First Minister Nicola Sturgeon has told the Scottish Parliament that she will “reset” her timetable on a second independence referendum.

After the United Kingdom as a whole voted to leave the European Union last year - but Scotland opted to remain, along with Northern Ireland - Sturgeon within hours said that another vote was “highly likely”.

In March, the Scottish Parliament voted to ask the British Government to give it the authority to hold the referendum on independence - a request British Prime Minister Theresa May dismissed with the focus group-tested soundbite that, “Now is not the time.”

Unionist opposition parties cried that the Scottish National Party had broken its pledge that the 2014 vote would be a “once in a generation” event, whilst nationalists pointed to the SNP’s manifesto specifically committed the party to hold a vote if there was “a material change in circumstances” like Brexit.

May’s decision to call a general election, thinking a landslide was at hand, backfired spectacularly when the party overall lost 13 seats.

However, whilst the Conservatives lost seats in England and Wales, it gained 12 from the SNP in Scotland, including those of former First Minister Alex Salmond and SNP Deputy Leader Angus Robertson.

Read more: Scottish First Minister calls second independence referendum, angers Theresa May

The Labour and Liberal Democrats, both of whom also opposed a second referendum, gained six and three seats each, too.

The result, two years on from the SNP’s famous 2015 victory when it had won 56 of Scotland’s 59 seats, was considered a huge rebuke to Sturgeon’s referendum plans.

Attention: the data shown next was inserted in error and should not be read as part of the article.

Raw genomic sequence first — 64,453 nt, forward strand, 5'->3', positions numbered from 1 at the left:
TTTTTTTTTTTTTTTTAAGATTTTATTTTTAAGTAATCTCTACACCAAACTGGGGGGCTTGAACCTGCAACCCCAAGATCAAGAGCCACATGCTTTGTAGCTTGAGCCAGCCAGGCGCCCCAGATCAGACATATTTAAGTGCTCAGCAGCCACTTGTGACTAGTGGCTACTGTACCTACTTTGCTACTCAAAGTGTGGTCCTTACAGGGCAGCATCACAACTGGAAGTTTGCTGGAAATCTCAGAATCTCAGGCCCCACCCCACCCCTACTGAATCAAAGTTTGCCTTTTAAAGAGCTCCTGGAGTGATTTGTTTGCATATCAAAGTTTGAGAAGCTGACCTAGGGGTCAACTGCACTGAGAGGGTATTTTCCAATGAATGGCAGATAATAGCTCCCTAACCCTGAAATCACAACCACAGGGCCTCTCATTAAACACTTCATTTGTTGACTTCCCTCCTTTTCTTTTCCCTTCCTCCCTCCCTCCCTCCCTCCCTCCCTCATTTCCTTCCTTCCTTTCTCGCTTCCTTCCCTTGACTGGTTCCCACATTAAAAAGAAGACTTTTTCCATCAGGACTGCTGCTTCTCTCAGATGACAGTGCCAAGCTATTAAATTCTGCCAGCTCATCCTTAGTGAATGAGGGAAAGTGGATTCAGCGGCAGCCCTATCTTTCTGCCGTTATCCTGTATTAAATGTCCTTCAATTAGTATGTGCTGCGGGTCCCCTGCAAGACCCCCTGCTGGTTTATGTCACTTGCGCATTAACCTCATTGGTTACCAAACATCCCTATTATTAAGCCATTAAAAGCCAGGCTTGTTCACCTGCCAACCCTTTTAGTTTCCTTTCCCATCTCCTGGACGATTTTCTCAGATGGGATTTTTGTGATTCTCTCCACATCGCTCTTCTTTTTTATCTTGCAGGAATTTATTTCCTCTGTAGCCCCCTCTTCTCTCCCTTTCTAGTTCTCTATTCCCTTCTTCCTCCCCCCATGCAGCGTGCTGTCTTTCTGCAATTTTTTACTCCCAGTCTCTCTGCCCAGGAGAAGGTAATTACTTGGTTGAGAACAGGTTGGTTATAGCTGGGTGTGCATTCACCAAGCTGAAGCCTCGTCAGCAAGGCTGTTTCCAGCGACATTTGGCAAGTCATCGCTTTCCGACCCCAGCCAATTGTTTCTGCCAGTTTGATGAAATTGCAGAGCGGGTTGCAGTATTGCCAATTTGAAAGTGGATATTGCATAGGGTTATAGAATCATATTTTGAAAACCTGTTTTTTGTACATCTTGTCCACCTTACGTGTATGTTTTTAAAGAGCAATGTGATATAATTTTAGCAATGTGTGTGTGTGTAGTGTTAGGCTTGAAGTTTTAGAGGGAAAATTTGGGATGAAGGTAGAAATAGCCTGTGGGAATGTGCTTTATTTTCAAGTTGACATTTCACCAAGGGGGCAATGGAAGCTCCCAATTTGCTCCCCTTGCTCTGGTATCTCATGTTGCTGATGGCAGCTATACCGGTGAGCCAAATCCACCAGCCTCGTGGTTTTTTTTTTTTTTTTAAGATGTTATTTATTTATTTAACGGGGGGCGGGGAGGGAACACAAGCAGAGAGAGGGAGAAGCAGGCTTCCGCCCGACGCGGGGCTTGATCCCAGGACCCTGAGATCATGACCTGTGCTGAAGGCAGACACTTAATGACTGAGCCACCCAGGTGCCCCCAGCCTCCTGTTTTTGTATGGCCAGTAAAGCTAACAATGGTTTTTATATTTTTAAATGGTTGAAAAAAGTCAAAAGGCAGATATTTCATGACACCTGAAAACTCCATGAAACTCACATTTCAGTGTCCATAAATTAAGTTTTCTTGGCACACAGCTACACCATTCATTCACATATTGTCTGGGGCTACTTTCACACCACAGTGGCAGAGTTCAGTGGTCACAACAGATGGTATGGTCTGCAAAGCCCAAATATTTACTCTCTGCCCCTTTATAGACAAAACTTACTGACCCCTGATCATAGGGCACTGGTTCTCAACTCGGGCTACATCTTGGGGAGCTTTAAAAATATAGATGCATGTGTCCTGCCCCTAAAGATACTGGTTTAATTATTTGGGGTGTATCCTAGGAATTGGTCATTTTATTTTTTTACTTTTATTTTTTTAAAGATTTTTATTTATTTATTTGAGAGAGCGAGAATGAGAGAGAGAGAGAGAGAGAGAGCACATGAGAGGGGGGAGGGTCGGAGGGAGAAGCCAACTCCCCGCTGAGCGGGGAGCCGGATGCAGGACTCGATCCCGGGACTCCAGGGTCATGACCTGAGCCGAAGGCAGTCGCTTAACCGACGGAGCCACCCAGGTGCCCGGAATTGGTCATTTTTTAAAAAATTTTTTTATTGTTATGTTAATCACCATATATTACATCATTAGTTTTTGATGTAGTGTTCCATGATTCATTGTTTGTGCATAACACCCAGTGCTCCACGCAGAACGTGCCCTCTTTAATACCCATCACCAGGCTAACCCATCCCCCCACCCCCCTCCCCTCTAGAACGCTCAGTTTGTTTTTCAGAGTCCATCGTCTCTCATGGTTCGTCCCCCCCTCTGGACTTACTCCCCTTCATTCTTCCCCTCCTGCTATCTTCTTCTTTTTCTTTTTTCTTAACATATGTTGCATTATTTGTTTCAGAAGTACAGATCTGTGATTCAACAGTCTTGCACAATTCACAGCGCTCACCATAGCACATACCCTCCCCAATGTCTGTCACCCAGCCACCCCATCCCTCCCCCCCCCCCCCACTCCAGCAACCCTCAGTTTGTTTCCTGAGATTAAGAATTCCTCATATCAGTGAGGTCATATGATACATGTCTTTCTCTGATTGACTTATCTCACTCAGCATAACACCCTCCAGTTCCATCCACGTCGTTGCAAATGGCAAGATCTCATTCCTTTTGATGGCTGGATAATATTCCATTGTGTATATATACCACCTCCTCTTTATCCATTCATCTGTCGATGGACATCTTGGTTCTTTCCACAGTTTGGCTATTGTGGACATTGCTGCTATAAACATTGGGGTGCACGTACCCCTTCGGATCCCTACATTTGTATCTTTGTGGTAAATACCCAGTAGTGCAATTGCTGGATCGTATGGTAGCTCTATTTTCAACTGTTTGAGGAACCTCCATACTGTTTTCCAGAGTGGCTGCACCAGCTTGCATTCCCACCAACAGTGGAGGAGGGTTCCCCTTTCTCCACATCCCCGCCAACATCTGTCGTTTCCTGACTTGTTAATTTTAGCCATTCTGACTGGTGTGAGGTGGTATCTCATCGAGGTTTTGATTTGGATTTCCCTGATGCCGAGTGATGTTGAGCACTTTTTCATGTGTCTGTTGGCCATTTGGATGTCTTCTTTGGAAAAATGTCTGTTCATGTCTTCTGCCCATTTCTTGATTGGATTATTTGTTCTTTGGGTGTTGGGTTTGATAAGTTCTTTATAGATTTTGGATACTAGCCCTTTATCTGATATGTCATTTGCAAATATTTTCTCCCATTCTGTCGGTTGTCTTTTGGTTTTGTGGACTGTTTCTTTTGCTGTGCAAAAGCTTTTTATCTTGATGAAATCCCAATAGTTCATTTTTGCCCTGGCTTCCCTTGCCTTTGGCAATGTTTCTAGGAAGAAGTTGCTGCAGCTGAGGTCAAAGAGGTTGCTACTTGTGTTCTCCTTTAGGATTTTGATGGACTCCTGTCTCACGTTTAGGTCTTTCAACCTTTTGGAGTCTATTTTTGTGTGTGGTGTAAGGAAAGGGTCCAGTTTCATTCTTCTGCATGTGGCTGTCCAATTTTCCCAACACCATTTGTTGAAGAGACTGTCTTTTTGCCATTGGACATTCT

The day after the election, the First Minister said, “Undoubtedly the issue of an independence referendum was a factor in this election result”.

The result lead to rarely seen public dissent within the usually highly on-message Scottish National Party. Some urged Sturgeon to stick to her guns, whilst others said the policy had to be dropped fast.

Senior SNP sources telling me second indyref is dead #2017Election

— Paul Hutcheon (@paulhutcheon) June 9, 2017

Now she has told the Scottish Parliament she will no longer pursue her original timetable but instead will, “redouble our efforts and put our shoulders to the wheel in seeking to influence the Brexit talks in a way that protects Scotland's interests."

She added, however, that she still wanted to give voters a “choice at the end of the Brexit process, when … clarity has emerged.”

Nicola Sturgeon says the Scottish Government will "reset" its plan for a second independence referendum at the end of the Brexit process.

— Channel 4 News (@Channel4News) June 27, 2017

Scottish Conservative leader Ruth Davidson said Sturgeon was “in denial” about the election result, whilst her Labour counterpart Kezia Dugdale added that, "The First Minister is digging her heels in, putting her fingers in her ears and pressing on regardless. She is just not listening."

Greens leader Patrick Harvie, however, urged Sturgeon to "continue fighting" for a second referendum to give voters a choice at the end of Brexit.

Read more: It’s been one year since the Brexit vote - here’s how things have changed